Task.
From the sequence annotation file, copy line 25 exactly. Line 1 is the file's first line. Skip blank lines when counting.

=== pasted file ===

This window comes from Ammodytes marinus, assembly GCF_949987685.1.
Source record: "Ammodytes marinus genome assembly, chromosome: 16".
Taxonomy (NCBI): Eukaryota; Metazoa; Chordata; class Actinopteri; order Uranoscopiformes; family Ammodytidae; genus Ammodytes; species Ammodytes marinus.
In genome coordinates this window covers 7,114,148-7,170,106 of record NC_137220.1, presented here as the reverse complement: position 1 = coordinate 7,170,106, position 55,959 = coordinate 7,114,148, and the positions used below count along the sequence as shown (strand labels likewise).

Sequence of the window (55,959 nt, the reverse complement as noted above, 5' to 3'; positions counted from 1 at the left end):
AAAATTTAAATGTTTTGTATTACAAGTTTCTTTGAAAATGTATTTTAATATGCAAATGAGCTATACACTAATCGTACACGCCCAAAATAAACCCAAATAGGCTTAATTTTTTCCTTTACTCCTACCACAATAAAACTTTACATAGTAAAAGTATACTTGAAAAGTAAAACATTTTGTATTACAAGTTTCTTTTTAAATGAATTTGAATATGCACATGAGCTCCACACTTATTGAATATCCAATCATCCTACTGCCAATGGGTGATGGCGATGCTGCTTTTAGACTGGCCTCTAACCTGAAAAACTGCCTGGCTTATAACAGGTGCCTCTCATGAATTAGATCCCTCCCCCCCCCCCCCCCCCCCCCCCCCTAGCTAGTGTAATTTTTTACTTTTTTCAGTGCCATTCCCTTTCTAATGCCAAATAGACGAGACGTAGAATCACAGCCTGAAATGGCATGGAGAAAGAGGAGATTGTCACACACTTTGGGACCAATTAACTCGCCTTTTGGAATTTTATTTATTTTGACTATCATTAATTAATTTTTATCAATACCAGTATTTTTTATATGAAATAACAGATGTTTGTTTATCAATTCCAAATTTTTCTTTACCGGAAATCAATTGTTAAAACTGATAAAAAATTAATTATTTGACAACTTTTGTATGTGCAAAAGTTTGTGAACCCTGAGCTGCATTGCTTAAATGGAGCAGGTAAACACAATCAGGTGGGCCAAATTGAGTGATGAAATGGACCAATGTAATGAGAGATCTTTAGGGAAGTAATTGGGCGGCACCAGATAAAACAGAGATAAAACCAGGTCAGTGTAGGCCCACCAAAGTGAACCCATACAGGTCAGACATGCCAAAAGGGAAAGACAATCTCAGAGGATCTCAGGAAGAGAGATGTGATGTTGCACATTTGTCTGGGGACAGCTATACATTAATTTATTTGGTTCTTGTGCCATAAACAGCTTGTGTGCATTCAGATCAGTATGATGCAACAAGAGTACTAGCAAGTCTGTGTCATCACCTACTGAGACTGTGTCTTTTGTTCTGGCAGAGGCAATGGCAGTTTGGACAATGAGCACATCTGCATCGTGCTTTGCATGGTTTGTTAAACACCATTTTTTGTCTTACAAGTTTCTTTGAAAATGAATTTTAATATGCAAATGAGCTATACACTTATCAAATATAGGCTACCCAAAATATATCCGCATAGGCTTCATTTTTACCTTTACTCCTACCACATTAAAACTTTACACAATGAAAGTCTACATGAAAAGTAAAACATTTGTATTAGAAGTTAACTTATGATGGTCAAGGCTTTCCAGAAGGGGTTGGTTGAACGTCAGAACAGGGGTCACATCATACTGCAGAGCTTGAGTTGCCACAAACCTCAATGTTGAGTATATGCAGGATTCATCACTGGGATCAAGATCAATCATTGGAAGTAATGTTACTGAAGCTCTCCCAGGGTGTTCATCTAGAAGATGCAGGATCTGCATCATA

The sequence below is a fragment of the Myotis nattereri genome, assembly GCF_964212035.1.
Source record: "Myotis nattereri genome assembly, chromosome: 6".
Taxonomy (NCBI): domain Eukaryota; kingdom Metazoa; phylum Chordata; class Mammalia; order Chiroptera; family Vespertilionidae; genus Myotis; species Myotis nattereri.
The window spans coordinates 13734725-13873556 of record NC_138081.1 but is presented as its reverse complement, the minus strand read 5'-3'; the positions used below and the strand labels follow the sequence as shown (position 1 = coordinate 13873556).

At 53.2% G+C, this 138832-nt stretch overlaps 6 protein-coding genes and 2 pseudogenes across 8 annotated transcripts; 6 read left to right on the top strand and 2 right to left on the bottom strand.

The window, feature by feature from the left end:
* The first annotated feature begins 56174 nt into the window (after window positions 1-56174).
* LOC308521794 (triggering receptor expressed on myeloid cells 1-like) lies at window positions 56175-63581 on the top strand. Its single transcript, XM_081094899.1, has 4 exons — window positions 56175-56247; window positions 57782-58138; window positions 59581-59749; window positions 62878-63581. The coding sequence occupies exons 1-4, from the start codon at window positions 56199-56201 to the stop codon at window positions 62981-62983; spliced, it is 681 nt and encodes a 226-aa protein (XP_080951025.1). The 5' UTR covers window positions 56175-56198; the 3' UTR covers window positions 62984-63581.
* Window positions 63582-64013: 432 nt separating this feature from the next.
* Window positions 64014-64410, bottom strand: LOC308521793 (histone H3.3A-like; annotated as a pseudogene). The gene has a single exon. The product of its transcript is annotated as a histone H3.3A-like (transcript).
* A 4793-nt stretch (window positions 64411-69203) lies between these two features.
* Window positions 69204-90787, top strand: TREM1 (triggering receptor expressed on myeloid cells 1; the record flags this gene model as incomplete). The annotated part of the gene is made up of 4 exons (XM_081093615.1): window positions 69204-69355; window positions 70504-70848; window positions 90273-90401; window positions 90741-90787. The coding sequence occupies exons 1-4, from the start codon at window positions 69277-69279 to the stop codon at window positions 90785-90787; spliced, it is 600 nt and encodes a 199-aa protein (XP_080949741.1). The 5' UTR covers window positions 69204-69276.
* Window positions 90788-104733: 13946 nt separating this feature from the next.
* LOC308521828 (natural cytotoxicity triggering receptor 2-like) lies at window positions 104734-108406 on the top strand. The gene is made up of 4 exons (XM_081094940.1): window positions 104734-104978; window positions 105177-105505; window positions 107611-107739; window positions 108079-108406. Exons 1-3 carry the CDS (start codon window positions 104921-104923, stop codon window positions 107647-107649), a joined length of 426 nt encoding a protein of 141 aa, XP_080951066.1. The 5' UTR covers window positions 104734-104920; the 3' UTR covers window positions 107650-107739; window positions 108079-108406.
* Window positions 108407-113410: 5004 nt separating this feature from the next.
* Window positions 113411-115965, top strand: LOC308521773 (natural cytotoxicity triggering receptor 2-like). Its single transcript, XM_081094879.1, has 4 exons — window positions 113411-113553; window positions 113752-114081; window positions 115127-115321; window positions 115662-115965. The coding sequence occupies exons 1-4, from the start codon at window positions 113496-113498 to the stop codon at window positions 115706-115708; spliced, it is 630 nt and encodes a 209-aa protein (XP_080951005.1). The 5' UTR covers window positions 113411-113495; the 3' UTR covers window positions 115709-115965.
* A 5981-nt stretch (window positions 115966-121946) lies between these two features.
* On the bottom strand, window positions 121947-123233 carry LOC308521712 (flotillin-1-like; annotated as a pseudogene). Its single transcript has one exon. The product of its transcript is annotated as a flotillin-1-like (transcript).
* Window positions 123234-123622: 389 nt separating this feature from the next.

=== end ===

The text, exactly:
* Window positions 123234-123622: 389 nt separating this feature from the next.